But scars from the strike were still evident Tuesday.

Riders converged on waiting rooms of clinics and hospitals they could not reach before the buses stopped running. Students continued to miss classes at Los Angeles High School, where principal Mary Kaufman figures they or their parents weren’t sure that the buses were really rolling again. The school suspended its tardy policy during the strike, and doesn’t anticipate reinstating it until next week.

At the Los Angeles Community Adult School, where 500 of 4,000 students stopped coming to class after the strike started, administrators fear that they will have to lay off teachers -- even though the strike is over. Principal Claudine Ajeti said that the school is reimbursed by the state based on the number of hours that pupils attend, and that revenues would drop steeply as a result of the strike. To encourage students to come back, she said, the school sent out 1,200 postcards, promising adult learners that the school would help them make up for missed lessons by starting many classes over.

At St. John’s Well Child and Family Clinic near downtown, patient visits had dropped off significantly during the strike because people didn’t have a way to get to the free clinic. On Tuesday, 90 patients showed up unannounced by lunchtime, said clinic director Jim Mangia. By early afternoon, there were no more seats in the waiting room, and patients were standing, crowded together, hoping to see doctors and dentists.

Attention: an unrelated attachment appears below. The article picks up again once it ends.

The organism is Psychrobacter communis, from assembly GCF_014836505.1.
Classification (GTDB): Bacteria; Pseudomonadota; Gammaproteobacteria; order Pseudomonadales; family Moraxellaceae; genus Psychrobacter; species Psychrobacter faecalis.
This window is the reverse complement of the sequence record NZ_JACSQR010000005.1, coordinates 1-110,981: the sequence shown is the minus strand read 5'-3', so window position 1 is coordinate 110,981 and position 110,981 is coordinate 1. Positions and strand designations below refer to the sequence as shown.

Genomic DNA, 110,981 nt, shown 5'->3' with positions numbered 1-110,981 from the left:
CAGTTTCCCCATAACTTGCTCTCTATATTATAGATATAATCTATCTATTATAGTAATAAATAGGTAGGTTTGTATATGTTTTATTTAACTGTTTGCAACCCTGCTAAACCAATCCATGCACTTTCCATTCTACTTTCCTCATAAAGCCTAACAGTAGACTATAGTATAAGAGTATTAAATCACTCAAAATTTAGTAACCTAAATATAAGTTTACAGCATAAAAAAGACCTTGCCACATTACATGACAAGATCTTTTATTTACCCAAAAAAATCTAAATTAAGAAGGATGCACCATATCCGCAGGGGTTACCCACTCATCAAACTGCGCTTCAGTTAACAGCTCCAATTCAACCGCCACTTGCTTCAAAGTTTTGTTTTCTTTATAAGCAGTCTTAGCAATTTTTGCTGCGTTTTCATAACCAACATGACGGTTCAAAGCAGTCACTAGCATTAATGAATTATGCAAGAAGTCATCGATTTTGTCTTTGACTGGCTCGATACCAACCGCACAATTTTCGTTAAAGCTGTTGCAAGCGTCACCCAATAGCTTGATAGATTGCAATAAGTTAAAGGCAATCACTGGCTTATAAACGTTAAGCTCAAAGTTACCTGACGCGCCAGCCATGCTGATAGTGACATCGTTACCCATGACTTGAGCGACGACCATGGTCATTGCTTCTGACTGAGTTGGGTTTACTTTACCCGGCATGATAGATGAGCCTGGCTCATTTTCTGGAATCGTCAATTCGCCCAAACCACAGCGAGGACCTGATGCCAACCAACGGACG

“We’re absolutely swamped” said Mangia.

Santiago Chavez, 28, waited at the clinic, his body sweaty and his voice raspy from a flu-like condition that he said had plagued him for several weeks.

Chavez said he watched the news every night for the past two weeks, waiting for word that the strike had been settled so he could seek care. He said without a bus he had no way to get from his Westlake district home to the downtown clinic.

At Olive View Medical Center in Sylmar, a county hospital whose patients were particularly hard-hit by the transit strike, the emergency room was “busting at the seams” with patients who had put off treatment during the strike, said cardiologist Sheba Meymandi. In the cardiology clinic, Meymandi said, she treated three patients who had heart failure after the strike made it difficult for them to replenish their medication.


Traffic volume, which officials estimate rose about 4% during the strike as commuters rented or borrowed cars, or hired taxis, to get around, didn’t drop appreciably on Tuesday, said California Highway Patrol spokesman Vince Ramirez. “In the middle of rush hour, it still looks pretty much the same,” Ramirez said.

The same was true for city streets, where extra congestion that begin with the strike continued, said Officer Tim Ruiz of the Los Angeles Department of Transportation’s central traffic division. “People still don’t know that the strike is over,” Ruiz said. “And not all the buses are running.”

On Washington Boulevard, people approached bus stops warily, asking those already waiting in hushed voices whether the buses really were running. Vehicles were full in some neighborhoods, and half-empty in others, as riders tried to figure out which buses and trains were on, and which weren’t back in service yet.

Brenda Sanders, 49, a South Los Angeles resident who boarded Jackson’s bus on San Pedro Street on her way home, was ebullient, declaring that she jumped up and screamed when she heard the strike was done.


“I ride every day, but during the strike I had to walk,” she said. “I ran out of two pairs of shoes with all the walking I did.”


Times staff writers Hector Becerra and Patrick McGreevy contributed to this report.